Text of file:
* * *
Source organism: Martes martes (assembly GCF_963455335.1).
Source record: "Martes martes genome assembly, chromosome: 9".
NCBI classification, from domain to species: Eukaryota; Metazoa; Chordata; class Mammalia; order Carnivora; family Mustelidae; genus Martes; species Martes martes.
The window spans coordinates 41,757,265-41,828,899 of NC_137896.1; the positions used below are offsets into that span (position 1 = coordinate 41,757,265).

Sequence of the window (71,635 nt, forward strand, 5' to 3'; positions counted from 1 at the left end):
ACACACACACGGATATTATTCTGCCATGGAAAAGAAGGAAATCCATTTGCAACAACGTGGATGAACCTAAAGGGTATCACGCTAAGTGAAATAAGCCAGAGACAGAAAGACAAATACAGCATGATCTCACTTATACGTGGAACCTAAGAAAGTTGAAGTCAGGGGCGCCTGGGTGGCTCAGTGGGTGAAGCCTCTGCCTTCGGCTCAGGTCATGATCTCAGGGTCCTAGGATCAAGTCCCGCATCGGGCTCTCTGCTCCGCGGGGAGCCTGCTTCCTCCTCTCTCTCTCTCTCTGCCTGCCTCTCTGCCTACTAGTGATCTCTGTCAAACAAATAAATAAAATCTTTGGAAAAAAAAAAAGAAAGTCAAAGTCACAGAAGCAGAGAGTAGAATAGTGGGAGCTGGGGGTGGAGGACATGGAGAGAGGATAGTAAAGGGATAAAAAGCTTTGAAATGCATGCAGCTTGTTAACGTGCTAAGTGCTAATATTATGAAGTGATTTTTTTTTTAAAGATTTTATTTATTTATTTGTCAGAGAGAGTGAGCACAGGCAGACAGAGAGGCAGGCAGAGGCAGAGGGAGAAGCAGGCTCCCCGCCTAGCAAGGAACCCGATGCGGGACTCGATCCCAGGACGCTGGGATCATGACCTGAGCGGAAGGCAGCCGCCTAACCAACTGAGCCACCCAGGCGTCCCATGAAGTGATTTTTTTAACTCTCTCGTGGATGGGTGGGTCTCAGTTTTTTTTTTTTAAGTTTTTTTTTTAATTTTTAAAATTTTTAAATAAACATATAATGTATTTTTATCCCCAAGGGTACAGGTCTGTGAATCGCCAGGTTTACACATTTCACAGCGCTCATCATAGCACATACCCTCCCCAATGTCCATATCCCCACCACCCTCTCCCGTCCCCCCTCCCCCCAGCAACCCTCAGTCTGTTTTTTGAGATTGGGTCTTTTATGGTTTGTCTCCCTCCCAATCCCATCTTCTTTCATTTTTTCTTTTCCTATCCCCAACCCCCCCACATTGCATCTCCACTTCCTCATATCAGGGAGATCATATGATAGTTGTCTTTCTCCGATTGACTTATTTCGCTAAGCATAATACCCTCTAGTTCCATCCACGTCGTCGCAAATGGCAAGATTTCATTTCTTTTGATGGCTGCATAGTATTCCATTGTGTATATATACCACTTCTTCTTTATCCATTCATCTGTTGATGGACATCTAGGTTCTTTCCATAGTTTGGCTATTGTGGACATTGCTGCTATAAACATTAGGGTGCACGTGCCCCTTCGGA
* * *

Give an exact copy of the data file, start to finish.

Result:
Source organism: Martes martes (assembly GCF_963455335.1).
Source record: "Martes martes genome assembly, chromosome: 9".
NCBI classification, from domain to species: Eukaryota; Metazoa; Chordata; class Mammalia; order Carnivora; family Mustelidae; genus Martes; species Martes martes.
The window spans coordinates 41,757,265-41,828,899 of NC_137896.1; the positions used below are offsets into that span (position 1 = coordinate 41,757,265).

Sequence of the window (71,635 nt, forward strand, 5' to 3'; positions counted from 1 at the left end):
ACACACACACGGATATTATTCTGCCATGGAAAAGAAGGAAATCCATTTGCAACAACGTGGATGAACCTAAAGGGTATCACGCTAAGTGAAATAAGCCAGAGACAGAAAGACAAATACAGCATGATCTCACTTATACGTGGAACCTAAGAAAGTTGAAGTCAGGGGCGCCTGGGTGGCTCAGTGGGTGAAGCCTCTGCCTTCGGCTCAGGTCATGATCTCAGGGTCCTAGGATCAAGTCCCGCATCGGGCTCTCTGCTCCGCGGGGAGCCTGCTTCCTCCTCTCTCTCTCTCTCTGCCTGCCTCTCTGCCTACTAGTGATCTCTGTCAAACAAATAAATAAAATCTTTGGAAAAAAAAAAAGAAAGTCAAAGTCACAGAAGCAGAGAGTAGAATAGTGGGAGCTGGGGGTGGAGGACATGGAGAGAGGATAGTAAAGGGATAAAAAGCTTTGAAATGCATGCAGCTTGTTAACGTGCTAAGTGCTAATATTATGAAGTGATTTTTTTTTTAAAGATTTTATTTATTTATTTGTCAGAGAGAGTGAGCACAGGCAGACAGAGAGGCAGGCAGAGGCAGAGGGAGAAGCAGGCTCCCCGCCTAGCAAGGAACCCGATGCGGGACTCGATCCCAGGACGCTGGGATCATGACCTGAGCGGAAGGCAGCCGCCTAACCAACTGAGCCACCCAGGCGTCCCATGAAGTGATTTTTTTAACTCTCTCGTGGATGGGTGGGTCTCAGTTTTTTTTTTTTAAGTTTTTTTTTTAATTTTTAAAATTTTTAAATAAACATATAATGTATTTTTATCCCCAAGGGTACAGGTCTGTGAATCGCCAGGTTTACACATTTCACAGCGCTCATCATAGCACATACCCTCCCCAATGTCCATATCCCCACCACCCTCTCCCGTCCCCCCTCCCCCCAGCAACCCTCAGTCTGTTTTTTGAGATTGGGTCTTTTATGGTTTGTCTCCCTCCCAATCCCATCTTCTTTCATTTTTTCTTTTCCTATCCCCAACCCCCCCACATTGCATCTCCACTTCCTCATATCAGGGAGATCATATGATAGTTGTCTTTCTCCGATTGACTTATTTCGCTAAGCATAATACCCTCTAGTTCCATCCACGTCGTCGCAAATGGCAAGATTTCATTTCTTTTGATGGCTGCATAGTATTCCATTGTGTATATATACCACTTCTTCTTTATCCATTCATCTGTTGATGGACATCTAGGTTCTTTCCATAGTTTGGCTATTGTGGACATTGCTGCTATAAACATTAGGGTGCACGTGCCCCTTCGGA